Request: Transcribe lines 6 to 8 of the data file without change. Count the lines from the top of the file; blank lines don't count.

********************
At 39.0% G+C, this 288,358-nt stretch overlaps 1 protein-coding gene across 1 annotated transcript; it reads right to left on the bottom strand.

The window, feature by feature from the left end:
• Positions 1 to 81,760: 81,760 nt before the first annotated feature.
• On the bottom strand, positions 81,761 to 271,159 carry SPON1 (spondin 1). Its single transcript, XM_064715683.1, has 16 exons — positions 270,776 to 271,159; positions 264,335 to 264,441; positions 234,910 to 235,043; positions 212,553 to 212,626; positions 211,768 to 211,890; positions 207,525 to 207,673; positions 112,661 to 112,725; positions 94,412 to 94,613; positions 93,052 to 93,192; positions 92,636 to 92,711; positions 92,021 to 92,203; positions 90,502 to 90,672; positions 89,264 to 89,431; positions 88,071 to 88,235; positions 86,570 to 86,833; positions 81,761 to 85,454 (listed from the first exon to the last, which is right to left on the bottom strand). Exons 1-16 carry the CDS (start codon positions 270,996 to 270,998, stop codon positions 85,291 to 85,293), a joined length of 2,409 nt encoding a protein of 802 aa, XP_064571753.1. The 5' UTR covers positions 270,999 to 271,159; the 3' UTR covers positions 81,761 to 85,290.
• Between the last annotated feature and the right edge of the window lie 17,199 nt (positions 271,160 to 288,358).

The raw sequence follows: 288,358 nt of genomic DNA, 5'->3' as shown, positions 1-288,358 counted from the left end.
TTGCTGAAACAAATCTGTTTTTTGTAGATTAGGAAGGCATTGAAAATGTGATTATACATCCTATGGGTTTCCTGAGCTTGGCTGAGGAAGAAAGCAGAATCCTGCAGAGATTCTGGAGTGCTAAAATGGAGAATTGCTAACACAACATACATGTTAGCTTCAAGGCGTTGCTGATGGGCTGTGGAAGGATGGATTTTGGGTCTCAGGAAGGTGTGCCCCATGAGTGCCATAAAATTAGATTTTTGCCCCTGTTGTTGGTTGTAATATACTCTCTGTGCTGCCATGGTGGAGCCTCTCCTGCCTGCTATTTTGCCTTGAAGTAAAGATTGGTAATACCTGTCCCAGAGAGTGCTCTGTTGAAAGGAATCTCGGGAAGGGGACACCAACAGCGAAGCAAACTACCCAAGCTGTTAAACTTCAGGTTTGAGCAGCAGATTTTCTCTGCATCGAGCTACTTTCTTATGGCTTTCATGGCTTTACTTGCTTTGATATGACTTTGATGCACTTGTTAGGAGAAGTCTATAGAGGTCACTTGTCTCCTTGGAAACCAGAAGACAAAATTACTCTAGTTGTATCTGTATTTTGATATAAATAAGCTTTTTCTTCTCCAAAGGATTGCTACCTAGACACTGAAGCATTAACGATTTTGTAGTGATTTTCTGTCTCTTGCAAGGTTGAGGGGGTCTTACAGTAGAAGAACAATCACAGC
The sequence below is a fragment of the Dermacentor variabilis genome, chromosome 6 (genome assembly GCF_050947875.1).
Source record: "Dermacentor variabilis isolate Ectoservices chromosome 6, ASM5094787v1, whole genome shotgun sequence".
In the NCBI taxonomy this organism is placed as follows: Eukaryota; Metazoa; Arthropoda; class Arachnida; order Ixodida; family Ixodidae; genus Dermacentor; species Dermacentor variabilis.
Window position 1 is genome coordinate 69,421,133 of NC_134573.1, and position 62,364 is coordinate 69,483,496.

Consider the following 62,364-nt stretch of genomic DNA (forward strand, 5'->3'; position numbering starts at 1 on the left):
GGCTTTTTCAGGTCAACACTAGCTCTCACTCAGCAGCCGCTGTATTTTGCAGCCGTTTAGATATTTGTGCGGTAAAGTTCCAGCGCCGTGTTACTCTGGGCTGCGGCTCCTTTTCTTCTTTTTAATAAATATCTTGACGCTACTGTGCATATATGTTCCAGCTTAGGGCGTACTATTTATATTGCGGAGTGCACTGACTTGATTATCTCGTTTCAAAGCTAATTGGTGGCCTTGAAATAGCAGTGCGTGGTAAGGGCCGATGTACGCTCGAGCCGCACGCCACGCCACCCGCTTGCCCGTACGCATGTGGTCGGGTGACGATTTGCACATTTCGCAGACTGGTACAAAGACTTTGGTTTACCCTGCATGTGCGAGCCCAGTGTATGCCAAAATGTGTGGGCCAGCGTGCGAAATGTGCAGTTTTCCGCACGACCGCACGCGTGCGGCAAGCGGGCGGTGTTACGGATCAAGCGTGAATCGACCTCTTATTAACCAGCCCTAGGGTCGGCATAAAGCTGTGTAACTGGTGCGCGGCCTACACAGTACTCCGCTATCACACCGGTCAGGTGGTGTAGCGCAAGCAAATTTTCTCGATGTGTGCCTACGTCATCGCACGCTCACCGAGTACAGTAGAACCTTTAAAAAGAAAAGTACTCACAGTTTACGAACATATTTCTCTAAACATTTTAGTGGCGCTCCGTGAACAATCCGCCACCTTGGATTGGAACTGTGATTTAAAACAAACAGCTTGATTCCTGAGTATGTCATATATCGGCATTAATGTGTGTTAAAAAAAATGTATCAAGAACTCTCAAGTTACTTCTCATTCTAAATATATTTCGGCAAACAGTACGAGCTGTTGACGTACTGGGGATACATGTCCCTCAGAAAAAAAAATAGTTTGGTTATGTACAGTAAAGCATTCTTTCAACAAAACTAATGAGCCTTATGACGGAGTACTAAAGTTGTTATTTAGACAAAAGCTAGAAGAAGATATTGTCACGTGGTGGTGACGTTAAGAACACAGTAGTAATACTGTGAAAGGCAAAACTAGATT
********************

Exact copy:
The raw sequence follows: 288,358 nt of genomic DNA, 5'->3' as shown, positions 1-288,358 counted from the left end.
TTGCTGAAACAAATCTGTTTTTTGTAGATTAGGAAGGCATTGAAAATGTGATTATACATCCTATGGGTTTCCTGAGCTTGGCTGAGGAAGAAAGCAGAATCCTGCAGAGATTCTGGAGTGCTAAAATGGAGAATTGCTAACACAACATACATGTTAGCTTCAAGGCGTTGCTGATGGGCTGTGGAAGGATGGATTTTGGGTCTCAGGAAGGTGTGCCCCATGAGTGCCATAAAATTAGATTTTTGCCCCTGTTGTTGGTTGTAATATACTCTCTGTGCTGCCATGGTGGAGCCTCTCCTGCCTGCTATTTTGCCTTGAAGTAAAGATTGGTAATACCTGTCCCAGAGAGTGCTCTGTTGAAAGGAATCTCGGGAAGGGGACACCAACAGCGAAGCAAACTACCCAAGCTGTTAAACTTCAGGTTTGAGCAGCAGATTTTCTCTGCATCGAGCTACTTTCTTATGGCTTTCATGGCTTTACTTGCTTTGATATGACTTTGATGCACTTGTTAGGAGAAGTCTATAGAGGTCACTTGTCTCCTTGGAAACCAGAAGACAAAATTACTCTAGTTGTATCTGTATTTTGATATAAATAAGCTTTTTCTTCTCCAAAGGATTGCTACCTAGACACTGAAGCATTAACGATTTTGTAGTGATTTTCTGTCTCTTGCAAGGTTGAGGGGGTCTTACAGTAGAAGAACAATCACAGC
The sequence below is a fragment of the Dermacentor variabilis genome, chromosome 6 (genome assembly GCF_050947875.1).